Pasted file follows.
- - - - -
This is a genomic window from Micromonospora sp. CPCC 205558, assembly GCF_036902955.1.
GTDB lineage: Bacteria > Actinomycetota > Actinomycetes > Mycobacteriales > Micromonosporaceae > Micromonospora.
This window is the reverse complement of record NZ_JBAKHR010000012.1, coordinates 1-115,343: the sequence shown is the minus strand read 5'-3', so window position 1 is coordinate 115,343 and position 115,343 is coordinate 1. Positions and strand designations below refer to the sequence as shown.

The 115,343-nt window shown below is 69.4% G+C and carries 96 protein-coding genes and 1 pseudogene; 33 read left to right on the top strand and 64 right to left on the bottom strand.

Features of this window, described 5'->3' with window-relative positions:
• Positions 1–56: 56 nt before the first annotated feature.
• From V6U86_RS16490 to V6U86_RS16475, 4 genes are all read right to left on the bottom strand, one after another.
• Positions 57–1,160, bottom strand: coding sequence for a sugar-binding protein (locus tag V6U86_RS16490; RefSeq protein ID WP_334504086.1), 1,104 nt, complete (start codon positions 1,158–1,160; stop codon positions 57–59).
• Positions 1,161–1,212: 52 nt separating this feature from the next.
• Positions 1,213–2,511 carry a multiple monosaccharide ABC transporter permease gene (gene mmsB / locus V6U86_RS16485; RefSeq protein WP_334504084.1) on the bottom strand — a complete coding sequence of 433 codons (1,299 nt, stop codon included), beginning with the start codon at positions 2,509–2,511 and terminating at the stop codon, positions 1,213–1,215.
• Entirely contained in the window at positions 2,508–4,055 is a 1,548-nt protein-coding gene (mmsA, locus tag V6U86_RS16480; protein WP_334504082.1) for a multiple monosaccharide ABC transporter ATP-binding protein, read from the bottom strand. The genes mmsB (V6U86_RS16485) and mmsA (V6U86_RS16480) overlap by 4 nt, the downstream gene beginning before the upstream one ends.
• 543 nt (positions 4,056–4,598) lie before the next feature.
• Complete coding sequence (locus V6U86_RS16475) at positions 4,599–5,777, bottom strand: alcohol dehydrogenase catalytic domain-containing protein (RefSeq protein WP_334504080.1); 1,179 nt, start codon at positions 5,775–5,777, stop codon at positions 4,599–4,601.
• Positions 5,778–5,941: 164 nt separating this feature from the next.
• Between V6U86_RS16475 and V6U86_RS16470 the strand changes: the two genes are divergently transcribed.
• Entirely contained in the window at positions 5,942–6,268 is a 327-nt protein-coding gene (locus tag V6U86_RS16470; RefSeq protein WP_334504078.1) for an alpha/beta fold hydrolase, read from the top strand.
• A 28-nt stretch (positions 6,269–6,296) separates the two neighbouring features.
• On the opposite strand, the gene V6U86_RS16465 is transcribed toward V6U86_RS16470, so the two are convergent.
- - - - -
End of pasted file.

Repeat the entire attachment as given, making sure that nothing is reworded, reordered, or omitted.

This is a genomic window from Micromonospora sp. CPCC 205558, assembly GCF_036902955.1.
GTDB lineage: Bacteria > Actinomycetota > Actinomycetes > Mycobacteriales > Micromonosporaceae > Micromonospora.
This window is the reverse complement of record NZ_JBAKHR010000012.1, coordinates 1-115,343: the sequence shown is the minus strand read 5'-3', so window position 1 is coordinate 115,343 and position 115,343 is coordinate 1. Positions and strand designations below refer to the sequence as shown.

The 115,343-nt window shown below is 69.4% G+C and carries 96 protein-coding genes and 1 pseudogene; 33 read left to right on the top strand and 64 right to left on the bottom strand.

Features of this window, described 5'->3' with window-relative positions:
• Positions 1–56: 56 nt before the first annotated feature.
• From V6U86_RS16490 to V6U86_RS16475, 4 genes are all read right to left on the bottom strand, one after another.
• Positions 57–1,160, bottom strand: coding sequence for a sugar-binding protein (locus tag V6U86_RS16490; RefSeq protein ID WP_334504086.1), 1,104 nt, complete (start codon positions 1,158–1,160; stop codon positions 57–59).
• Positions 1,161–1,212: 52 nt separating this feature from the next.
• Positions 1,213–2,511 carry a multiple monosaccharide ABC transporter permease gene (gene mmsB / locus V6U86_RS16485; RefSeq protein WP_334504084.1) on the bottom strand — a complete coding sequence of 433 codons (1,299 nt, stop codon included), beginning with the start codon at positions 2,509–2,511 and terminating at the stop codon, positions 1,213–1,215.
• Entirely contained in the window at positions 2,508–4,055 is a 1,548-nt protein-coding gene (mmsA, locus tag V6U86_RS16480; protein WP_334504082.1) for a multiple monosaccharide ABC transporter ATP-binding protein, read from the bottom strand. The genes mmsB (V6U86_RS16485) and mmsA (V6U86_RS16480) overlap by 4 nt, the downstream gene beginning before the upstream one ends.
• 543 nt (positions 4,056–4,598) lie before the next feature.
• Complete coding sequence (locus V6U86_RS16475) at positions 4,599–5,777, bottom strand: alcohol dehydrogenase catalytic domain-containing protein (RefSeq protein WP_334504080.1); 1,179 nt, start codon at positions 5,775–5,777, stop codon at positions 4,599–4,601.
• Positions 5,778–5,941: 164 nt separating this feature from the next.
• Between V6U86_RS16475 and V6U86_RS16470 the strand changes: the two genes are divergently transcribed.
• Entirely contained in the window at positions 5,942–6,268 is a 327-nt protein-coding gene (locus tag V6U86_RS16470; RefSeq protein WP_334504078.1) for an alpha/beta fold hydrolase, read from the top strand.
• A 28-nt stretch (positions 6,269–6,296) separates the two neighbouring features.
• On the opposite strand, the gene V6U86_RS16465 is transcribed toward V6U86_RS16470, so the two are convergent.